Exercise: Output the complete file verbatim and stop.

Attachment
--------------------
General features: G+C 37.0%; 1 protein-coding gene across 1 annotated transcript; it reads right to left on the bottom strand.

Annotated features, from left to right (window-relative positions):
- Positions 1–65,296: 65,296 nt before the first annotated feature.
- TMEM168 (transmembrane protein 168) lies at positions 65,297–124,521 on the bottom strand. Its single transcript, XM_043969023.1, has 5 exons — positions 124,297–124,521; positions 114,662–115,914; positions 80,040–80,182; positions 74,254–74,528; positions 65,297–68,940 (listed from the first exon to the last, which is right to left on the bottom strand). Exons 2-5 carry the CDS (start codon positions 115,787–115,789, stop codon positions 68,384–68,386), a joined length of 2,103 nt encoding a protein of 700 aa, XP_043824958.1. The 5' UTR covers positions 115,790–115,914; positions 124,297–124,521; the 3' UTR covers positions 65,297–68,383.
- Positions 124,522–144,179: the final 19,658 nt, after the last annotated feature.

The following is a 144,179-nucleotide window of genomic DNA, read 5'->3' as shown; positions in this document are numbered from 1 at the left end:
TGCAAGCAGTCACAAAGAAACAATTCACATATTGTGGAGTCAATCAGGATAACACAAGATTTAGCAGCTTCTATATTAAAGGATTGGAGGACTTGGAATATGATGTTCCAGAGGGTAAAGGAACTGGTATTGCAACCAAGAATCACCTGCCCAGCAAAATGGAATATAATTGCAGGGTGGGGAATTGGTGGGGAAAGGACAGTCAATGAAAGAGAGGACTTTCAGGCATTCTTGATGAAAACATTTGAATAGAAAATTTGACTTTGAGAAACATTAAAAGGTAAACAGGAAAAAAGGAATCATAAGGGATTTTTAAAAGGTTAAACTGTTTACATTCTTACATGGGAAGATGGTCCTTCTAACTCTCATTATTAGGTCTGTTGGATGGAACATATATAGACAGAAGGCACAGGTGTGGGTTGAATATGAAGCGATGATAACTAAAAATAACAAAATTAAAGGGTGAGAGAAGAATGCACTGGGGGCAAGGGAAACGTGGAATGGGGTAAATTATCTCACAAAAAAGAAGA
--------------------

General features: G+C 37.0%; 1 protein-coding gene across 1 annotated transcript; it reads right to left on the bottom strand.

Annotated features, from left to right (window-relative positions):
- Positions 1–65,296: 65,296 nt before the first annotated feature.
- TMEM168 (transmembrane protein 168) lies at positions 65,297–124,521 on the bottom strand. Its single transcript, XM_043969023.1, has 5 exons — positions 124,297–124,521; positions 114,662–115,914; positions 80,040–80,182; positions 74,254–74,528; positions 65,297–68,940 (listed from the first exon to the last, which is right to left on the bottom strand). Exons 2-5 carry the CDS (start codon positions 115,787–115,789, stop codon positions 68,384–68,386), a joined length of 2,103 nt encoding a protein of 700 aa, XP_043824958.1. The 5' UTR covers positions 115,790–115,914; positions 124,297–124,521; the 3' UTR covers positions 65,297–68,383.
- Positions 124,522–144,179: the final 19,658 nt, after the last annotated feature.

The following is a 144,179-nucleotide window of genomic DNA, read 5'->3' as shown; positions in this document are numbered from 1 at the left end:
TGCAAGCAGTCACAAAGAAACAATTCACATATTGTGGAGTCAATCAGGATAACACAAGATTTAGCAGCTTCTATATTAAAGGATTGGAGGACTTGGAATATGATGTTCCAGAGGGTAAAGGAACTGGTATTGCAACCAAGAATCACCTGCCCAGCAAAATGGAATATAATTGCAGGGTGGGGAATTGGTGGGGAAAGGACAGTCAATGAAAGAGAGGACTTTCAGGCATTCTTGATGAAAACATTTGAATAGAAAATTTGACTTTGAGAAACATTAAAAGGTAAACAGGAAAAAAGGAATCATAAGGGATTTTTAAAAGGTTAAACTGTTTACATTCTTACATGGGAAGATGGTCCTTCTAACTCTCATTATTAGGTCTGTTGGATGGAACATATATAGACAGAAGGCACAGGTGTGGGTTGAATATGAAGCGATGATAACTAAAAATAACAAAATTAAAGGGTGAGAGAAGAATGCACTGGGGGCAAGGGAAACGTGGAATGGGGTAAATTATCTCACAAAAAAGAAGA